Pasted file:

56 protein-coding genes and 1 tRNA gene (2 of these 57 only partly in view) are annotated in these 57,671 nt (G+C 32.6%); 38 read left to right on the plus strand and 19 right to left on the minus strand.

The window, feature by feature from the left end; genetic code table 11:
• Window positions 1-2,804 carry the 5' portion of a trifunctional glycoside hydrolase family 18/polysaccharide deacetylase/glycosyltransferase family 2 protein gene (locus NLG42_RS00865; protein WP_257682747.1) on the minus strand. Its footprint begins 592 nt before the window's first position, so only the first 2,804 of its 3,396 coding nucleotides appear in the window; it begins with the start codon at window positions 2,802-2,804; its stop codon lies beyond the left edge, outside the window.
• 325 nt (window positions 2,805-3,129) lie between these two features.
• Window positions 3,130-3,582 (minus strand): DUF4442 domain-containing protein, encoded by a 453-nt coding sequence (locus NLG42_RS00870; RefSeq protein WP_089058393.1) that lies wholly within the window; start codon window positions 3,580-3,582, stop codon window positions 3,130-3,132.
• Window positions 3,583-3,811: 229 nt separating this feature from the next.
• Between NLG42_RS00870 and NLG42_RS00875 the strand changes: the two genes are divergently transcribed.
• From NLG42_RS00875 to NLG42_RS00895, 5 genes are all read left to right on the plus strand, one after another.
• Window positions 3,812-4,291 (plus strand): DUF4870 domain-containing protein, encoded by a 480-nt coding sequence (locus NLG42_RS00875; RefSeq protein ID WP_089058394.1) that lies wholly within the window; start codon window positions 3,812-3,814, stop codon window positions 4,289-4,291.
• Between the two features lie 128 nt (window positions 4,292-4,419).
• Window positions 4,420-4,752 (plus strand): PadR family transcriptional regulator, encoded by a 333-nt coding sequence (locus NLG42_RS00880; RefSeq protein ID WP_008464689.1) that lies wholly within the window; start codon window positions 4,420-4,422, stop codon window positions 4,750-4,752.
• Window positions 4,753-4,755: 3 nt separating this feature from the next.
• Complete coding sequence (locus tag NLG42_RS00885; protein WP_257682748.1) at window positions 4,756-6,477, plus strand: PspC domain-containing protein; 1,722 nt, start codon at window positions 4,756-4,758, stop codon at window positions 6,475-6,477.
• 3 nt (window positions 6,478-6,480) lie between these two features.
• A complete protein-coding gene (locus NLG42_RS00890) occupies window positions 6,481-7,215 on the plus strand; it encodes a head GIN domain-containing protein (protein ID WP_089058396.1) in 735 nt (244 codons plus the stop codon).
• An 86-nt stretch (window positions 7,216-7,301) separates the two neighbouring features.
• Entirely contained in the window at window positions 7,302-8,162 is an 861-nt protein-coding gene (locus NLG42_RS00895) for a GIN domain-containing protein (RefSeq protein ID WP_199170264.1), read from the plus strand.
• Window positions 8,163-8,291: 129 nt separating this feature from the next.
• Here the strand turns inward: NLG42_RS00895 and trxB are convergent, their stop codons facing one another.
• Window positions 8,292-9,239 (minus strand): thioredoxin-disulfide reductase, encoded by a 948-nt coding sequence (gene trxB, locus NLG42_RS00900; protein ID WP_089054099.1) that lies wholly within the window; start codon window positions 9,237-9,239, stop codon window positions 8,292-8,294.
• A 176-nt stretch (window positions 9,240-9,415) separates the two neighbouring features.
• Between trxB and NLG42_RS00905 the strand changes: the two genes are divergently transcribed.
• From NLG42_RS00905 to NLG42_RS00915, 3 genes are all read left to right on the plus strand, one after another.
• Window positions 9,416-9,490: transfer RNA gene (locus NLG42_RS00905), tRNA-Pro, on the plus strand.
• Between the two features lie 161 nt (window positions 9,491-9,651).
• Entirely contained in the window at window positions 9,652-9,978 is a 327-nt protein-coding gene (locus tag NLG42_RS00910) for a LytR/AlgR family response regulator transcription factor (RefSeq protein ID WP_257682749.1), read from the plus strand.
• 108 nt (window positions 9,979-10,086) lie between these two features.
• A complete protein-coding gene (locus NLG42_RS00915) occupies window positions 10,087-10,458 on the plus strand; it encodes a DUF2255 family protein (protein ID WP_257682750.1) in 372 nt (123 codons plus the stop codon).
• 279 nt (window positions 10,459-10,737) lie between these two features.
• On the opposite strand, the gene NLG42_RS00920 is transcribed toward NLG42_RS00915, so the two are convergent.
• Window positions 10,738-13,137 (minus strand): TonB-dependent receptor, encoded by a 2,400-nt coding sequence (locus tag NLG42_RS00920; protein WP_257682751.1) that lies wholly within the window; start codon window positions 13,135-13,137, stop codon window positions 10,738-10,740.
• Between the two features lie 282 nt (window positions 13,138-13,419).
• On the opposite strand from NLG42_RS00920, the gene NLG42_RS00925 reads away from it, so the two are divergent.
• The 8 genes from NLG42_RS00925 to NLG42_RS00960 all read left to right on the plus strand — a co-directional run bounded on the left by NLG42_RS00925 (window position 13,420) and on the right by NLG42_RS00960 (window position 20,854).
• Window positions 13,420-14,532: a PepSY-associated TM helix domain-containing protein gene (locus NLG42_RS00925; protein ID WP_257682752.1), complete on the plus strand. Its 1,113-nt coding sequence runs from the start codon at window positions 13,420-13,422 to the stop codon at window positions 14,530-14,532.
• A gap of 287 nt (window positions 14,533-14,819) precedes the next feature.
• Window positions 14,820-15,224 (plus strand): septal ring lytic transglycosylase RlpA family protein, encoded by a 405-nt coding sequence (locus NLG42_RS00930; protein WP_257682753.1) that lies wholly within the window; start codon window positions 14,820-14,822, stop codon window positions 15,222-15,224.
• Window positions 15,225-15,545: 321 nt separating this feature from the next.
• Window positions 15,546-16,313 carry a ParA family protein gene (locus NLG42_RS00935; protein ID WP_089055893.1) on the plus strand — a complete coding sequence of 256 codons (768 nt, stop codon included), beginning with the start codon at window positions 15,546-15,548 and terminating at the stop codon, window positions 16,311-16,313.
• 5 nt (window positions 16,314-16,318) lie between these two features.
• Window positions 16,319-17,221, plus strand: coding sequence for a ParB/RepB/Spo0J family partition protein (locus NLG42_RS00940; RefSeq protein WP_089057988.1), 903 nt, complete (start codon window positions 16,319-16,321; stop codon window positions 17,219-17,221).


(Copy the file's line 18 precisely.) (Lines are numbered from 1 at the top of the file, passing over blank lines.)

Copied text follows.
• Window positions 8,163-8,291: 129 nt separating this feature from the next.